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The White Balance controls in the Basic panel of the Develop module are usually the first stop in the exciting process of adjusting a photo in Lightroom. In this chapter, I'll walk you through my basic photo-correction workflow in this Basic panel, starting here with the White Balance adjustment. As I've said, the Basic panel contains the essential controls for correcting tone and color. The nice thing about the Basic panel is that its controls are presented in the order in which you'll usually use them, with a little variation. You don't have to tackle adjustments in a particular order in Lightroom, but I think it makes sense to start with white balance in most cases, because a color- cast can affect your perception of the other variables you'll be adjusting.
Before I get started adjusting the white balance, I'd like to change my workspace around a little to make it easier to work here. I'm going to start by widening the right panel group, moving my mouse over the border of that panel group and dragging as far to the left as I can and that makes the sliders wider, so there is more room to get in here and fine-tune. Now, there isn't much room for the photo, so I'm going to collapse the left panel group by clicking in its outer border. Now back to White Balance. The purpose of White Balance is to neutralize any unwanted colorcast in the photo.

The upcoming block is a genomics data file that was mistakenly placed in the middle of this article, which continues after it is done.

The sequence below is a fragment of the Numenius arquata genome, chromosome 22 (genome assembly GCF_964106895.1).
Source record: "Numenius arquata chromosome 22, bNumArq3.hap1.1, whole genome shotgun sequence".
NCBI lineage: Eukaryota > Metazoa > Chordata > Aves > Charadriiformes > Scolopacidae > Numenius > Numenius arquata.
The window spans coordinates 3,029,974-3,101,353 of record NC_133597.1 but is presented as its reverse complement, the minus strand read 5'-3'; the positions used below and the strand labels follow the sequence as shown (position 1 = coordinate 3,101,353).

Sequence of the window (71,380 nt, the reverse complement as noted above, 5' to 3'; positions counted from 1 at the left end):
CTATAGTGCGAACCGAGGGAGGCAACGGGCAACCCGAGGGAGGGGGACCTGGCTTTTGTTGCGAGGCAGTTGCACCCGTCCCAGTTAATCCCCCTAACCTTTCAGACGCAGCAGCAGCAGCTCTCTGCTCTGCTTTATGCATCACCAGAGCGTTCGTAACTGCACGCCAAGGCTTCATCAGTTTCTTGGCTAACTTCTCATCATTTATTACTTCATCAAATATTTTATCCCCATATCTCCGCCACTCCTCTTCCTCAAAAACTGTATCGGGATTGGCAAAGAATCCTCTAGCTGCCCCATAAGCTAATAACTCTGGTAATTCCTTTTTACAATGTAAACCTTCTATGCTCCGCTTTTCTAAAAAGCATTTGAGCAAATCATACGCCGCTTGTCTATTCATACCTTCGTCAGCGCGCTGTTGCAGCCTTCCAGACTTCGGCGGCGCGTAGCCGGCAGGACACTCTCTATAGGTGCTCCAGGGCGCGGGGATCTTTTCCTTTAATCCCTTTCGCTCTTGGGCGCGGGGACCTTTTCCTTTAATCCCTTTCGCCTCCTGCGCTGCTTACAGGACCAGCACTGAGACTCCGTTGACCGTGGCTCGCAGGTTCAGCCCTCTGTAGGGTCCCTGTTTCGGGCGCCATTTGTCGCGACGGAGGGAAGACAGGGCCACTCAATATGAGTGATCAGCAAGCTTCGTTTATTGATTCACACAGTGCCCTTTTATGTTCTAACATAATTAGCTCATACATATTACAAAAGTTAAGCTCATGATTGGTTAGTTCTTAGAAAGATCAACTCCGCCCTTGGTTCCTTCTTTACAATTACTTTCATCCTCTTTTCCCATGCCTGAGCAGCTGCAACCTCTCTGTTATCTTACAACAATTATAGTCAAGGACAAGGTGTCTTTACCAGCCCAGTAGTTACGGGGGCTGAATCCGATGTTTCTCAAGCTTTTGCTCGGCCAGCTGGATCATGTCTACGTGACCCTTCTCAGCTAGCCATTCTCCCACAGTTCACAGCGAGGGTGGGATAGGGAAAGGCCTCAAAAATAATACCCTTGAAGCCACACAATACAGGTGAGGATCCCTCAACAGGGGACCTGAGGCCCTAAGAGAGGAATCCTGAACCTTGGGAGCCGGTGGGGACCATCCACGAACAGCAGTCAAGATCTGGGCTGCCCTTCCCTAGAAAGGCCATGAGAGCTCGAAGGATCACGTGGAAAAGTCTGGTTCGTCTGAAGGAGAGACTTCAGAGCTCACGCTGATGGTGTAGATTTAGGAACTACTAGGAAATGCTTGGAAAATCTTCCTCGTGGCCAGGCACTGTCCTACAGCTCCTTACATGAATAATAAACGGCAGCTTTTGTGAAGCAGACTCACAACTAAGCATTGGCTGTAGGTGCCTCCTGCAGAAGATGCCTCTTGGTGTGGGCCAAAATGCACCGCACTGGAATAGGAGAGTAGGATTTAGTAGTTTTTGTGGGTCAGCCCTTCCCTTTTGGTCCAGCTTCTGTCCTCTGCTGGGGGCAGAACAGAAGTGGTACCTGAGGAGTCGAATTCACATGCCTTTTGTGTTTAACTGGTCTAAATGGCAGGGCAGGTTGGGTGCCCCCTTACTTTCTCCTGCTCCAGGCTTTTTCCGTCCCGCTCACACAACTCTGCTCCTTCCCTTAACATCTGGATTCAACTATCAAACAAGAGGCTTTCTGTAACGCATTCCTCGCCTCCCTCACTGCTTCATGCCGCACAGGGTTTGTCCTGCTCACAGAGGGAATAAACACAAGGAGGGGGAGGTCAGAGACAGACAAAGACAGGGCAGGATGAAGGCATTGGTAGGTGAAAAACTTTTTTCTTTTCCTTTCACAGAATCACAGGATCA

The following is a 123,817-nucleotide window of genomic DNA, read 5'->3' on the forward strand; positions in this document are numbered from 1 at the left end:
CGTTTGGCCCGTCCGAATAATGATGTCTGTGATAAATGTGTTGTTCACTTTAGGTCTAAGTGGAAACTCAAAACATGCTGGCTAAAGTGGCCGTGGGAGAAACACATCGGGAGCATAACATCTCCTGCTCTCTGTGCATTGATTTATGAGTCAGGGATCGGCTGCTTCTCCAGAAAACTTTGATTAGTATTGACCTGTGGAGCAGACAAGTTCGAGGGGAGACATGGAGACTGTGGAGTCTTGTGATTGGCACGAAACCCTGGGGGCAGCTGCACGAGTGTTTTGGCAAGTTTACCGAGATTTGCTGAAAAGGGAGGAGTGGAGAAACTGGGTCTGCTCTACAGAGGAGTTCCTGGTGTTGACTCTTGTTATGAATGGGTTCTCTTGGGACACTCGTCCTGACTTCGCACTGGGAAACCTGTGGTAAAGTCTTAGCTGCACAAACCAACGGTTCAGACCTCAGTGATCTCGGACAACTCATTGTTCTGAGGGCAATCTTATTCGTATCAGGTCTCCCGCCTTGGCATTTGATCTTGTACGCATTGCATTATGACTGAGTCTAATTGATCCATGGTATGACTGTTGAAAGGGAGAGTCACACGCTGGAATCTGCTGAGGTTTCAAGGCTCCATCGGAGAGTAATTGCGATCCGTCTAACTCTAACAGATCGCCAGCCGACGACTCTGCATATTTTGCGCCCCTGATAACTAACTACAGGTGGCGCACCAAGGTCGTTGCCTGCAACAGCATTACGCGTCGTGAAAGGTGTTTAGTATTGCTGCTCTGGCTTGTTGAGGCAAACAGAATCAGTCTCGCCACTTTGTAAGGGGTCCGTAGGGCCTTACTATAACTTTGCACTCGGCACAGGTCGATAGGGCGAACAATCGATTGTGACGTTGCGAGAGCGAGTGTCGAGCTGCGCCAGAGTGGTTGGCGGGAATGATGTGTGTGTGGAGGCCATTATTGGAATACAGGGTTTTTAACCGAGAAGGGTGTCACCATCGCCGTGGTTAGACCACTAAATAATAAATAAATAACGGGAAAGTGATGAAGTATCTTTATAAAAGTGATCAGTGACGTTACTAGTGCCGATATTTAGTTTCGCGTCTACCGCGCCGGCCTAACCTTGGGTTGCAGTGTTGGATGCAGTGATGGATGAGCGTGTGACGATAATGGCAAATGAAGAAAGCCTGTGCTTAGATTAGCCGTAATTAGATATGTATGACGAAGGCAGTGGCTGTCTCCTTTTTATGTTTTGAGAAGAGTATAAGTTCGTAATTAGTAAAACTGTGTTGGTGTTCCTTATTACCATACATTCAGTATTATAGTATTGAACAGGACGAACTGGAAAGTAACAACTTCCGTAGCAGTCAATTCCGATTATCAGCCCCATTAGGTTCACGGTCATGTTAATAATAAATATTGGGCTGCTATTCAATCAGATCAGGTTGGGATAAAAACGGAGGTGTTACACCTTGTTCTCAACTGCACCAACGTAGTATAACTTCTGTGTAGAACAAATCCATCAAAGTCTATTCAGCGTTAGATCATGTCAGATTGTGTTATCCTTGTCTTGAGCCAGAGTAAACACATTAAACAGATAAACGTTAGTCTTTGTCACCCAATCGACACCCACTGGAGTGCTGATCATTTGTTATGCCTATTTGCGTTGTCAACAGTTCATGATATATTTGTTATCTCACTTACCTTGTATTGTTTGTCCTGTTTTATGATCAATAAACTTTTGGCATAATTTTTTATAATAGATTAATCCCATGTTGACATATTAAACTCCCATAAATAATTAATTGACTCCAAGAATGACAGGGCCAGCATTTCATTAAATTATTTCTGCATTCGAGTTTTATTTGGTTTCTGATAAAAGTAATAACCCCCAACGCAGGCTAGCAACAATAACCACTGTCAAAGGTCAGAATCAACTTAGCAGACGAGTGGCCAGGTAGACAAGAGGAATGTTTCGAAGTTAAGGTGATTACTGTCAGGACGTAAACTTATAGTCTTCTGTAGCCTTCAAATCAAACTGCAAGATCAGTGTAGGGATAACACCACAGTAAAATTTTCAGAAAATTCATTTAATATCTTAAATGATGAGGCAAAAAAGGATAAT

A colorcast is the result of the color temperature of the light on the scene at the time that you shoot the photo. Now, sometimes you do want a colorcast, for example, if you're photographing a sunset. But in many cases, a colorcast will make a photo look unnatural. Here, for example, there was a mix of artificial light from the lighting fixtures in the ceiling and natural light from a large window just behind where I was shooting, and that fooled the auto white balance control on my camera, so there is a strong orange colorcast in the photo that we can clearly see.
By the way, if you're ever not sure whether there is a colorcast, just move your mouse over something that you think should be neutral in the photo, like this coffee cup, and then take a look at the numbers under the Histogram at the top-right of the screen. Those numbers represent the red, green, and blue components of color in the pixels under my cursor. If those pixels were neutral, those numbers would be equal, or nearly equal, so the numbers confirm that there is indeed a colorcast in this photo. There is more red than there is blue and green. There are two ways to start correcting color balance: one is to use the White Balance tool; the other is to use the White Balance presets in this menu.